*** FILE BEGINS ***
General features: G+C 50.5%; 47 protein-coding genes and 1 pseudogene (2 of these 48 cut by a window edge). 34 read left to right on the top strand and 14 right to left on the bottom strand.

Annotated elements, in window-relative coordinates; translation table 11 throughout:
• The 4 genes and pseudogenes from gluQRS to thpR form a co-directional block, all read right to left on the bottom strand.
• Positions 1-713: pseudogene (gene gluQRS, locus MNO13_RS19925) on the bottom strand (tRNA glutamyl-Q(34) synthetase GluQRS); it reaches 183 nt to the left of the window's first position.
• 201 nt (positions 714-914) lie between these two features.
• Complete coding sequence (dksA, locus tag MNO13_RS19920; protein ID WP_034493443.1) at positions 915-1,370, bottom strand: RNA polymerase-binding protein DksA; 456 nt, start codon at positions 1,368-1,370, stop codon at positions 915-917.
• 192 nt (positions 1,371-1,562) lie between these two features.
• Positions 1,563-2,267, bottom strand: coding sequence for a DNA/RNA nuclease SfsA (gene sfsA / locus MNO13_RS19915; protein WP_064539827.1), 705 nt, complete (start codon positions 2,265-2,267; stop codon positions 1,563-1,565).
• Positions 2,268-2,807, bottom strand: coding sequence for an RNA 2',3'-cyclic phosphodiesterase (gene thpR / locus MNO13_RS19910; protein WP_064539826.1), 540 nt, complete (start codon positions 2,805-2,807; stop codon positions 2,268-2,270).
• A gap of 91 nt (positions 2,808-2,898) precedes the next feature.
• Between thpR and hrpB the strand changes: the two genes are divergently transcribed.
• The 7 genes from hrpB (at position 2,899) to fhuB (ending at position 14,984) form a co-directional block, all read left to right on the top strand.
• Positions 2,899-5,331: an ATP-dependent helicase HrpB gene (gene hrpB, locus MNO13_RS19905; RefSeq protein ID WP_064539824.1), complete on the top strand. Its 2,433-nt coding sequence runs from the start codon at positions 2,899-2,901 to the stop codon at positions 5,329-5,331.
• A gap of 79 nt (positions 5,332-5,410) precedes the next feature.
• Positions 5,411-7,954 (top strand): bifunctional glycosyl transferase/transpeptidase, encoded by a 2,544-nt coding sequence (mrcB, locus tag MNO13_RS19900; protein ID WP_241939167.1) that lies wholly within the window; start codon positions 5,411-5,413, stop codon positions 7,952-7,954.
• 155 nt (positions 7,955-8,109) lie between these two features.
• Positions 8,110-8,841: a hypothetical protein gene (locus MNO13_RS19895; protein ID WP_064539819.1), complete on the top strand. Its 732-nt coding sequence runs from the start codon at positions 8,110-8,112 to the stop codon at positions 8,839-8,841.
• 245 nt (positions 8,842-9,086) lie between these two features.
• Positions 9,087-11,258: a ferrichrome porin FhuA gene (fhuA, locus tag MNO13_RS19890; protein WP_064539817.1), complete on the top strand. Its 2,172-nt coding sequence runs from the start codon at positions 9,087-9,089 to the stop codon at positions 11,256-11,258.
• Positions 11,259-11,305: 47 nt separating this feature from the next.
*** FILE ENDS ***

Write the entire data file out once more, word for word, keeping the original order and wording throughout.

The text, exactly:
General features: G+C 50.5%; 47 protein-coding genes and 1 pseudogene (2 of these 48 cut by a window edge). 34 read left to right on the top strand and 14 right to left on the bottom strand.

Annotated elements, in window-relative coordinates; translation table 11 throughout:
• The 4 genes and pseudogenes from gluQRS to thpR form a co-directional block, all read right to left on the bottom strand.
• Positions 1-713: pseudogene (gene gluQRS, locus MNO13_RS19925) on the bottom strand (tRNA glutamyl-Q(34) synthetase GluQRS); it reaches 183 nt to the left of the window's first position.
• 201 nt (positions 714-914) lie between these two features.
• Complete coding sequence (dksA, locus tag MNO13_RS19920; protein ID WP_034493443.1) at positions 915-1,370, bottom strand: RNA polymerase-binding protein DksA; 456 nt, start codon at positions 1,368-1,370, stop codon at positions 915-917.
• 192 nt (positions 1,371-1,562) lie between these two features.
• Positions 1,563-2,267, bottom strand: coding sequence for a DNA/RNA nuclease SfsA (gene sfsA / locus MNO13_RS19915; protein WP_064539827.1), 705 nt, complete (start codon positions 2,265-2,267; stop codon positions 1,563-1,565).
• Positions 2,268-2,807, bottom strand: coding sequence for an RNA 2',3'-cyclic phosphodiesterase (gene thpR / locus MNO13_RS19910; protein WP_064539826.1), 540 nt, complete (start codon positions 2,805-2,807; stop codon positions 2,268-2,270).
• A gap of 91 nt (positions 2,808-2,898) precedes the next feature.
• Between thpR and hrpB the strand changes: the two genes are divergently transcribed.
• The 7 genes from hrpB (at position 2,899) to fhuB (ending at position 14,984) form a co-directional block, all read left to right on the top strand.
• Positions 2,899-5,331: an ATP-dependent helicase HrpB gene (gene hrpB, locus MNO13_RS19905; RefSeq protein ID WP_064539824.1), complete on the top strand. Its 2,433-nt coding sequence runs from the start codon at positions 2,899-2,901 to the stop codon at positions 5,329-5,331.
• A gap of 79 nt (positions 5,332-5,410) precedes the next feature.
• Positions 5,411-7,954 (top strand): bifunctional glycosyl transferase/transpeptidase, encoded by a 2,544-nt coding sequence (mrcB, locus tag MNO13_RS19900; protein ID WP_241939167.1) that lies wholly within the window; start codon positions 5,411-5,413, stop codon positions 7,952-7,954.
• 155 nt (positions 7,955-8,109) lie between these two features.
• Positions 8,110-8,841: a hypothetical protein gene (locus MNO13_RS19895; protein ID WP_064539819.1), complete on the top strand. Its 732-nt coding sequence runs from the start codon at positions 8,110-8,112 to the stop codon at positions 8,839-8,841.
• 245 nt (positions 8,842-9,086) lie between these two features.
• Positions 9,087-11,258: a ferrichrome porin FhuA gene (fhuA, locus tag MNO13_RS19890; protein WP_064539817.1), complete on the top strand. Its 2,172-nt coding sequence runs from the start codon at positions 9,087-9,089 to the stop codon at positions 11,256-11,258.
• Positions 11,259-11,305: 47 nt separating this feature from the next.